Beetroot tart

Beetroot tart

By
From
Marque
Serves
10
Photographer
Stuart Scott

In 1996, we owned a little bistro in suburban Sydney. One day I decided to roast a small beetroot and wrap it in puff pastry and then to cook it upside down in caramel à la tarte tatin. The first version was quite disgusting but from such an inauspicious beginning, this little tart went on to gain some credibility and then notoriety. It was present on the first menu at Marque. A customer said that he couldn’t see what all the fuss was about, ‘It was just a beetroot wrapped in pastry,’ which of course was the point. I immediately reinterpreted the tart (so that it could live up to the hype) using Joël Robuchon’s truffle tart as inspiration.

Ingredients

Method

  1. To make the onion confit, finely slice 1 kilogram brown onions. In a heavy-based saucepan, melt 50 grams duck fat. Add a 50 gram piece smoked speck, the sliced onions and a few thyme sprigs, cover with a cartouche and cook over a low heat for about 2 hours, or until the onions are soft and quite reduced in volume. Remove the cartouche and cook until all the liquid has evaporated, being careful not to add any colour. Add 50 millilitres pouring cream so that the mixture emulsifies, then adjust the seasoning with Murray River pink salt and freshly ground black pepper. Remove the thyme and speck, cool and store until required.
  2. Wash 10 large beetroots and place in a perforated baking tray. Roast in a combi steam oven at 200°C with 50 per cent steam for 1½ hours, or until tender. Peel the beetroots while hot, then refrigerate until cool. Once cool, use a 3 centimetre pastry cutter to cut barrels from the beetroots. Slice the barrels widthwise on a mandolin to create discs 3 millimetres thick – you will need 130 beetroot slices for ten portions.
  3. Cut twenty 15 centimetre squares of baking paper. Melt 100 grams duck fat in a small saucepan. Brush ten of the paper squares with melted duck fat. Sit a 10 centimetre pastry cutter on top of a greased baking paper square. Place one slice of beetroot in the centre, then fan twelve slices around the edge, each overlapping the previous slice by half. Remove the pastry cutter, then brush the top with more duck fat. Repeat to make nine more galettes. Top each galette with another square of paper to store.
  4. For the puff pastry you will require one-sixth of the puff pastry recipe. Take the puff pastry block and roll to 6 millimetres thick. Allow to rest for 2 hours in the refrigerator. Take a 15 centimetre pastry cutter and cut ten discs from the pastry. Allow to rest for a further 1 hour in the refrigerator before baking.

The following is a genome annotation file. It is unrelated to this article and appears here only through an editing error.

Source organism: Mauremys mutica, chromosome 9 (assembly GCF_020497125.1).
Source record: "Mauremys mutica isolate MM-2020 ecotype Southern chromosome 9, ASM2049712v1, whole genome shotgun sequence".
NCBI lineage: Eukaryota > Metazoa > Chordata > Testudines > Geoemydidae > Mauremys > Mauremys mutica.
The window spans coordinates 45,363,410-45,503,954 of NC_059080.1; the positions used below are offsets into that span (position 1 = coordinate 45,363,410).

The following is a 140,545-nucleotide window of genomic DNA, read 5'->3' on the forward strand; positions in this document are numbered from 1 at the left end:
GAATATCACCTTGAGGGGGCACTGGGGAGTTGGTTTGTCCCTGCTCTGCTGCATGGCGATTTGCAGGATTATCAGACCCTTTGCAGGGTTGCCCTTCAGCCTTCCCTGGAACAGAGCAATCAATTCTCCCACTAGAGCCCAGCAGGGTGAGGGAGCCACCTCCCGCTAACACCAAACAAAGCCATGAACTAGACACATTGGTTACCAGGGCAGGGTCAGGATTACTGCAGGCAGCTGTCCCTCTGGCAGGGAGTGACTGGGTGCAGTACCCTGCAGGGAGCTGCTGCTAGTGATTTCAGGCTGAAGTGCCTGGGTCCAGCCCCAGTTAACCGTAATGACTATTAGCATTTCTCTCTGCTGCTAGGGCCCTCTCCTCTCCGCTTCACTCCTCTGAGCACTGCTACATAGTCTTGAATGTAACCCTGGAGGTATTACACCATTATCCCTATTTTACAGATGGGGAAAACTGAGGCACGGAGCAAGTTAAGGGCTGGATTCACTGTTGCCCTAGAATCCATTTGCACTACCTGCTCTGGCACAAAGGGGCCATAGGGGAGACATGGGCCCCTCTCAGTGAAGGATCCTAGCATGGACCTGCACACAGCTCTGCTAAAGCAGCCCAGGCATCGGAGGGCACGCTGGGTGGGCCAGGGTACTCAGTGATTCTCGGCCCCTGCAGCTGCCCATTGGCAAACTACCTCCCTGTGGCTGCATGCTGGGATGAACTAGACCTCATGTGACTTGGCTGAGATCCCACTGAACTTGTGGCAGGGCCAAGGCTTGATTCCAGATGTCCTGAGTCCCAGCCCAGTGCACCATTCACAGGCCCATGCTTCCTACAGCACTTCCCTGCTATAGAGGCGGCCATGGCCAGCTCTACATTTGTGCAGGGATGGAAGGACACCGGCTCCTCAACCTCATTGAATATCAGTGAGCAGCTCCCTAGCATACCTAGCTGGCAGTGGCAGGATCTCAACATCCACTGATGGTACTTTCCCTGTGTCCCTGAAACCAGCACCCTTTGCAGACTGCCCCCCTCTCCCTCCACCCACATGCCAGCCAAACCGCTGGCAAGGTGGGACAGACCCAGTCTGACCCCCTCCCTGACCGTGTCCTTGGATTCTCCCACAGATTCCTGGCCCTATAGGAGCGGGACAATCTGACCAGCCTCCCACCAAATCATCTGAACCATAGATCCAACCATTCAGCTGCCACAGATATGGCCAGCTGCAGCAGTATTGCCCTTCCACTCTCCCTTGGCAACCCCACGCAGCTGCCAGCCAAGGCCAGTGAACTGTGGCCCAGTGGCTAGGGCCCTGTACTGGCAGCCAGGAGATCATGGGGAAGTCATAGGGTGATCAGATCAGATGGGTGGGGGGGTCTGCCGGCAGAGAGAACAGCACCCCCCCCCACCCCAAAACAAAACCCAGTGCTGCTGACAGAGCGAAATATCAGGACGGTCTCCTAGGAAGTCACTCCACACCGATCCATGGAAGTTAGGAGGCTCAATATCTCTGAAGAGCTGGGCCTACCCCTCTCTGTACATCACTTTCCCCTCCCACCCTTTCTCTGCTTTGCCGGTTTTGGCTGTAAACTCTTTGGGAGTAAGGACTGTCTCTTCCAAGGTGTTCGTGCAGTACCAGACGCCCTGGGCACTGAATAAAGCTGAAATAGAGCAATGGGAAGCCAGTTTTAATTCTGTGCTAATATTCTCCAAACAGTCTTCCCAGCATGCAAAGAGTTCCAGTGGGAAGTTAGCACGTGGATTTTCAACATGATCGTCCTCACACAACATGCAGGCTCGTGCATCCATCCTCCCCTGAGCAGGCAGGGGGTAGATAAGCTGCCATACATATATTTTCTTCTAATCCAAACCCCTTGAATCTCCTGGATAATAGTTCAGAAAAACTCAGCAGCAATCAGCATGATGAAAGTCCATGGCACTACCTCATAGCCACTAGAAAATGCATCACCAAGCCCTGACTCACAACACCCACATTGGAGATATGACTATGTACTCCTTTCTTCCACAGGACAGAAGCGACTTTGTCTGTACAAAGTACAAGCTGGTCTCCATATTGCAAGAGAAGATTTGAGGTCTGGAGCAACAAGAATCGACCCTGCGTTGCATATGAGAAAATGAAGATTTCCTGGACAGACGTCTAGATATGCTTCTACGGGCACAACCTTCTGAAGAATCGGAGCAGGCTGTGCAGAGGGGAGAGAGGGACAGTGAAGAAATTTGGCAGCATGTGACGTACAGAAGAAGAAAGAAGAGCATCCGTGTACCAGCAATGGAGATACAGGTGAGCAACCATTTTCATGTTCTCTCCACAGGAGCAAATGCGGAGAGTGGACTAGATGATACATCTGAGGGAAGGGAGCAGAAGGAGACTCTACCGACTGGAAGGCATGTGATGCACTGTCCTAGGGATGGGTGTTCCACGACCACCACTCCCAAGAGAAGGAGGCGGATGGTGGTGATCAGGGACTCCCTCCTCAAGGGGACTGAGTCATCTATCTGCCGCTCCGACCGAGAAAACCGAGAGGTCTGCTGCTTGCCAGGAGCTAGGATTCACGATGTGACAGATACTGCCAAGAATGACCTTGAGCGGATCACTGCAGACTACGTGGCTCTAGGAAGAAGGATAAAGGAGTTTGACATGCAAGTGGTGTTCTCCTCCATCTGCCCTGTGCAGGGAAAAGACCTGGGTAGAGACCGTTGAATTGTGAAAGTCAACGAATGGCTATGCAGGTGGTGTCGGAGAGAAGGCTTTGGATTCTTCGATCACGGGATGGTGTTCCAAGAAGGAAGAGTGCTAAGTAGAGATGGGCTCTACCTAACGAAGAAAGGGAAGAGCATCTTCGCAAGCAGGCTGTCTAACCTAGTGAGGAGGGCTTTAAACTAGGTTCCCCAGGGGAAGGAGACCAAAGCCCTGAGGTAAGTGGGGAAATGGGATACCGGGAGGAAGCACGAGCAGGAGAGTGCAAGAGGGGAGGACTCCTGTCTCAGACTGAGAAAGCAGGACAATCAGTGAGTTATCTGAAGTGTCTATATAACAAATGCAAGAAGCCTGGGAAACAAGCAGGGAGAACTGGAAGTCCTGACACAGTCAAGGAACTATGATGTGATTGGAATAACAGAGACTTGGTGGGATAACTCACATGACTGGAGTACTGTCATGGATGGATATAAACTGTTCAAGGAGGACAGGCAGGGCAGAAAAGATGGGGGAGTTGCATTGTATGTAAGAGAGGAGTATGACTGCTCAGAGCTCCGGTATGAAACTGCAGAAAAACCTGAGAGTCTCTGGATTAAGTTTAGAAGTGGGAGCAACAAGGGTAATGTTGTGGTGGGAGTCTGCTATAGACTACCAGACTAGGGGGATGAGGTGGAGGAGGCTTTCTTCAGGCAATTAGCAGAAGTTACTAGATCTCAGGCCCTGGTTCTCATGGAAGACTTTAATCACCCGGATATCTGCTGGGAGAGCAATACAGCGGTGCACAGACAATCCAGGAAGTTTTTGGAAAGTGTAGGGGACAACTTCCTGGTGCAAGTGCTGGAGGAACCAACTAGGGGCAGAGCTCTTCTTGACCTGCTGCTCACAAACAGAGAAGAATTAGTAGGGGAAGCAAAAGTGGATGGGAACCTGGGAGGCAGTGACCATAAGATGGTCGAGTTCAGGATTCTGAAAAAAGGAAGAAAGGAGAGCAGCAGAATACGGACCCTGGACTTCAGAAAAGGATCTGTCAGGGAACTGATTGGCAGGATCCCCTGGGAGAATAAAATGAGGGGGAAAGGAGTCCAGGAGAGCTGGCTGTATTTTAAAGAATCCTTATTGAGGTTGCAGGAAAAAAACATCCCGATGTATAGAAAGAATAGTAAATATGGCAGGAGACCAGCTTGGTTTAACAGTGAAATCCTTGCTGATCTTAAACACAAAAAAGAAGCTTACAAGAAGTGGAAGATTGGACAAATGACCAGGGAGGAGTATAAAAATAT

5. Preheat the oven to 200°C and line two baking trays with baking paper. Place the pastry discs on the trays and cover with another sheet of baking paper. Place 1 centimetre high ‘spacers’ in the corners, such as 1 centimetre high tart tins – the ‘spacers’ will allow the puff pastry discs to rise but not too much. Place another baking tray of similar size on top of the spacers. Top this tray with weights to prevent the tray buckling and the pastry lifting the tray. Bake the pastry for 20 to 30 minutes, or until cooked golden all the way through to the centre layers. Cool on cooling racks and store in an airtight container until ready to use.
  6. To make the horseradish milk, wash and peel 200 grams fresh horseradish root and grate into 500 millilitres milk. Blend to combine then bring to the boil with 165 millilitres pouring cream. Turn off the heat and allow to infuse for 2 hours. Strain and season to taste with Murray River pink salt and freshly ground white pepper.
  7. Preheat the oven to 170°C. When ready to serve, take the puff pastry discs and top each with 1 tablespoon of onion confit. Invert the beetroot galettes on top of the tart, leaving the top piece of paper on. Warm the tarts in the oven for 10 minutes to heat the beetroot and crisp the pastry. Meanwhile warm the horseradish milk, then froth with a wand blender to produce a thick mousse.
  8. To serve, place the tarts on warm plates and remove the discs of baking paper. Spoon a little of the horseradish mousse around the edge of the tarts. Garnish the tarts with small sprigs of thyme. Season with a little Murray River pink salt and serve.
Tags:
Marque
Mark
Best
Pei
Modern
restaurant
chef
high
end
fine
dining
challenging
complex
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